Trump’s Infrastructure Plan Needs to Help Aging U.S. Railways, Advocates Say

White House releases proposal to repair crumbling U.S. bridges and roadways, with Alaska senator saying it could help rural areas.

byKate Gibson|
Trump’s Infrastructure Plan Needs to Help Aging U.S. Railways, Advocates Say

President Donald Trump on Monday unveiled a proposal to improve the nation's crumbling infrastructure, with one lawmaker saying it could help develop rural areas and an advocacy group calling for help for railways.

While much of the proposal has been public for weeks, the 53-page White House plan details how $1.5 trillion in new investment would come about, including increased use of private-activity bonds to finance projects, widening the use of tax-exempt debt by private entities.

The proposal includes $50 billion for rural infrastructure, which would be offered to states in the form of block grants, drawing praise from Alaska Republican Dan Sullivan, who sits on the Senate's Commerce, Science and Transportation Committee.

"Certain states that don't have big populations can't always have the toll roads," the senator told CNBC of the system typically used by states to pay for construction and maintaining roadways.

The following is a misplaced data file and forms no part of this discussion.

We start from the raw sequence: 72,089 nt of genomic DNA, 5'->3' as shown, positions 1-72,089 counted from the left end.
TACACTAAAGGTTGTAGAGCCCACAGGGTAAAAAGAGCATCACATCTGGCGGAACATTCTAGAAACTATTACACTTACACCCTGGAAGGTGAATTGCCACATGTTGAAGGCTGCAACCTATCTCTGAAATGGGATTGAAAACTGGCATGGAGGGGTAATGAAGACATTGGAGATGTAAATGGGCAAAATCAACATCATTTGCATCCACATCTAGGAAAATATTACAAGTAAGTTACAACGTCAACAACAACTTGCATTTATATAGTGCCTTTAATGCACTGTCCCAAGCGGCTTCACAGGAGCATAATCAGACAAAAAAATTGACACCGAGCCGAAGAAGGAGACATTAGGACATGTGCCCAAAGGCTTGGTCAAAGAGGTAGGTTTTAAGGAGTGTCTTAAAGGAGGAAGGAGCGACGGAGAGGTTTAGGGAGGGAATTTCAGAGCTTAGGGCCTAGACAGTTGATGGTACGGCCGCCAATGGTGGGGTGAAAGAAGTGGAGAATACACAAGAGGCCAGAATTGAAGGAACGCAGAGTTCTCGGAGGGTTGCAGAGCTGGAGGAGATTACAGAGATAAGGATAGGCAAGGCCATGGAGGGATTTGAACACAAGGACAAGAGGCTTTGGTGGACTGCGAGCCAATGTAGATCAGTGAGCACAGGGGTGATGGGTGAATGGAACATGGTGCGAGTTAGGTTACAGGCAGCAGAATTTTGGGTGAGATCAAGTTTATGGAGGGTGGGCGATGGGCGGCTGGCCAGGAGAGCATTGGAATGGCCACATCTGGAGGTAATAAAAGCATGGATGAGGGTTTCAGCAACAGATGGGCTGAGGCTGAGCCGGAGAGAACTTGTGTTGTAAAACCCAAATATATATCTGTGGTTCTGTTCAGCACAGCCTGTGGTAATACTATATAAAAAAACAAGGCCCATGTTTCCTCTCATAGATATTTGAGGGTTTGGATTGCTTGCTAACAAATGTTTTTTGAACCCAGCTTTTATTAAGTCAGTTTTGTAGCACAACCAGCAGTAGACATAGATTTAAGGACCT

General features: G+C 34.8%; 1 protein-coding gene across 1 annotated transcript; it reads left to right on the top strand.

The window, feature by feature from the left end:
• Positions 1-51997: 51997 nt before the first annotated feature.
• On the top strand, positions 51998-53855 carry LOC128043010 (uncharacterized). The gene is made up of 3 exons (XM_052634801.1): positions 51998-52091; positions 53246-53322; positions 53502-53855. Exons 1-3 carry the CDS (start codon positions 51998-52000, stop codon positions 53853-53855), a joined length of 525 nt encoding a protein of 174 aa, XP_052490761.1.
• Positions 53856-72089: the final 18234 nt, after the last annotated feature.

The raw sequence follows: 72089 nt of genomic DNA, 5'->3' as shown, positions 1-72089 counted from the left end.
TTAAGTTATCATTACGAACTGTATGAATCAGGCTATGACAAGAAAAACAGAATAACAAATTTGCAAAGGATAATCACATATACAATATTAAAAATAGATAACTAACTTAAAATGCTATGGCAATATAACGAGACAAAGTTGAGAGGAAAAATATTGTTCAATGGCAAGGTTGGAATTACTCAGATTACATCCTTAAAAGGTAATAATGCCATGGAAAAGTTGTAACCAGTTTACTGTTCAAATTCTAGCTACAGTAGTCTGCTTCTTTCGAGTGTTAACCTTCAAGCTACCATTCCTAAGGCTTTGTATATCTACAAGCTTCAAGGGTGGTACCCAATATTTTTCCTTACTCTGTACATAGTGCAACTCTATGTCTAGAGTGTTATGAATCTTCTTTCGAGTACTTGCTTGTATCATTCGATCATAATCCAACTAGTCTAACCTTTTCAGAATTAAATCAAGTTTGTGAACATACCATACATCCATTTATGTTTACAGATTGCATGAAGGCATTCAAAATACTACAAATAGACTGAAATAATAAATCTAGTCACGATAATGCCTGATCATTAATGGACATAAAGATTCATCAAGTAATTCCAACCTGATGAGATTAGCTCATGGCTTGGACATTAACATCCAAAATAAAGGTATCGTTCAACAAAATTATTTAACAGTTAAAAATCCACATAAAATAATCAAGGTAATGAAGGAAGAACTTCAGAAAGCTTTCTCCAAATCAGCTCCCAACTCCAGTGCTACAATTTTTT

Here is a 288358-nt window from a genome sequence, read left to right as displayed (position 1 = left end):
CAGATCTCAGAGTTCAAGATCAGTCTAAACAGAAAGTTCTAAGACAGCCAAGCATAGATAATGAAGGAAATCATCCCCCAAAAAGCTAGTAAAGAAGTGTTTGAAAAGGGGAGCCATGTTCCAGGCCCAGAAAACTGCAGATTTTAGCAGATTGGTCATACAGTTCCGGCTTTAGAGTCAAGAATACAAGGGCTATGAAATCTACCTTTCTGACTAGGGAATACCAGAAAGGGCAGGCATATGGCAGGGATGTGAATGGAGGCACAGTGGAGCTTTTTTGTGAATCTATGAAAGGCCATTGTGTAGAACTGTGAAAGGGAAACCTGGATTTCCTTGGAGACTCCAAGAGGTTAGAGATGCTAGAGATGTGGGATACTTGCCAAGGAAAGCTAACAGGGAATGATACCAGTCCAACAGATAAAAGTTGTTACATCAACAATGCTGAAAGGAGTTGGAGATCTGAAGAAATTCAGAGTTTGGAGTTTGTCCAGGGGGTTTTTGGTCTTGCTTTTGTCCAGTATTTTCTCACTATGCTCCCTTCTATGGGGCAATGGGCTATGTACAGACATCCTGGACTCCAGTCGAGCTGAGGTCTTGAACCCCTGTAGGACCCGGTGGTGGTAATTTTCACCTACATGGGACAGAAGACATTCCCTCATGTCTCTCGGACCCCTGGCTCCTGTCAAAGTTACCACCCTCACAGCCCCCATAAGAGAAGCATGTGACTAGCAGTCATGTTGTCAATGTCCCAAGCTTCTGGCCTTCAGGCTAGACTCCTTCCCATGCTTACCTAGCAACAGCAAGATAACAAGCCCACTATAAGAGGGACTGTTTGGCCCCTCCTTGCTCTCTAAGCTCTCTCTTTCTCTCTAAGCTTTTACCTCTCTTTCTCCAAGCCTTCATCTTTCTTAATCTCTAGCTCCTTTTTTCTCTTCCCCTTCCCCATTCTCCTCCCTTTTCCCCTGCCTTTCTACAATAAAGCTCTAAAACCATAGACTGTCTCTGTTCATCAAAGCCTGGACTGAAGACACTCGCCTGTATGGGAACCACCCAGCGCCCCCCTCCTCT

"There's going to be a set aside of about 25 percent in this proposal for rural states," he added.

Conversely, an advocate for investing in the nation's railway system said federal investment is needed to address safety issues and modernize Amtrak, which has been plagued by accidents in recent months, two of which involved fatalities

"Trump needs to take the lead on this front, not cede it to state agencies and as yet-unnamed private investors, by prioritizing funding for the system as part of his infrastructure proposal," wrote Michael Friedberg, executive director of the Coalition for the Northeast Corridor, a rail network that runs through eight states and Washington, D.C.

"President Trump and Congress must start fixing this now, with long-overdue investments that would finally bring our railway system into the 21st century," Friedberg wrote in a piece published Monday.